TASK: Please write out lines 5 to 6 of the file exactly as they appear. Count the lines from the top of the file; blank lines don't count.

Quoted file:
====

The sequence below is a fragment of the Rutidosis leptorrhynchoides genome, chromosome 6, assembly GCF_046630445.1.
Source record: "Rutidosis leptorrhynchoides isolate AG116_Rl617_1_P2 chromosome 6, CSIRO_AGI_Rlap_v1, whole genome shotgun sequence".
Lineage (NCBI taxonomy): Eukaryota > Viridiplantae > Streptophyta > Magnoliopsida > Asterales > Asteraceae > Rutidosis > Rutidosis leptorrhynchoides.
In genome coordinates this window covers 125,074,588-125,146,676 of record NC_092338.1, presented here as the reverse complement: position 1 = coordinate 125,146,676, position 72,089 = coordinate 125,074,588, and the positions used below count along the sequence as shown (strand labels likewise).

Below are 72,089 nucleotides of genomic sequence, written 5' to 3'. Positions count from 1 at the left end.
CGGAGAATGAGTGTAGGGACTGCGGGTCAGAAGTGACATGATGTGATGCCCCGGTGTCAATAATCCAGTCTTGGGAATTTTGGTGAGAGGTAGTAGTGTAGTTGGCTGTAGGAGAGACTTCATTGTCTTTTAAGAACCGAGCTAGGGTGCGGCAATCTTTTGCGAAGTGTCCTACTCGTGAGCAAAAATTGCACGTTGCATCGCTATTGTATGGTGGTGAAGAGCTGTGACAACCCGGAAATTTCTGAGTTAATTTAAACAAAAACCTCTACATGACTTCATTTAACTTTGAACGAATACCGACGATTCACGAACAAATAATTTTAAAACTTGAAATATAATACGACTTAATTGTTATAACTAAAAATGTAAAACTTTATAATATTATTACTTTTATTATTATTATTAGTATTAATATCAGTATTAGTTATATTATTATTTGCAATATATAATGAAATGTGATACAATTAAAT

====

Below are 72,089 nucleotides of genomic sequence, written 5' to 3'. Positions count from 1 at the left end.
CGGAGAATGAGTGTAGGGACTGCGGGTCAGAAGTGACATGATGTGATGCCCCGGTGTCAATAATCCAGTCTTGGGAATTTTGGTGAGAGGTAGTAGTGTAGTTGGCTGTAGGAGAGACTTCATTGTCTTTTAAGAACCGAGCTAGGGTGCGGCAATCTTTTGCGAAGTGTCCTACTCGTGAGCAAAAATTGCACGTTGCATCGCTATTGTATGGTGGTGAAGAGCTGTGACAACCCGGAAATTTCTGAGTTAATTTAAACAAAAACCTCTACATGACTTCATTTAACTTTGAACGAATACCGACGATTCACGAACAAATAATTTTAAAACTTGAAATATAATACGACTTAATTGTTATAACTAAAAATGTAAAACTTTATAATATTATTACTTTTATTATTATTATTAGTATTAATATCAGTATTAGTTATATTATTATTTGCAATATATAATGAAATGTGATACAATTAAAT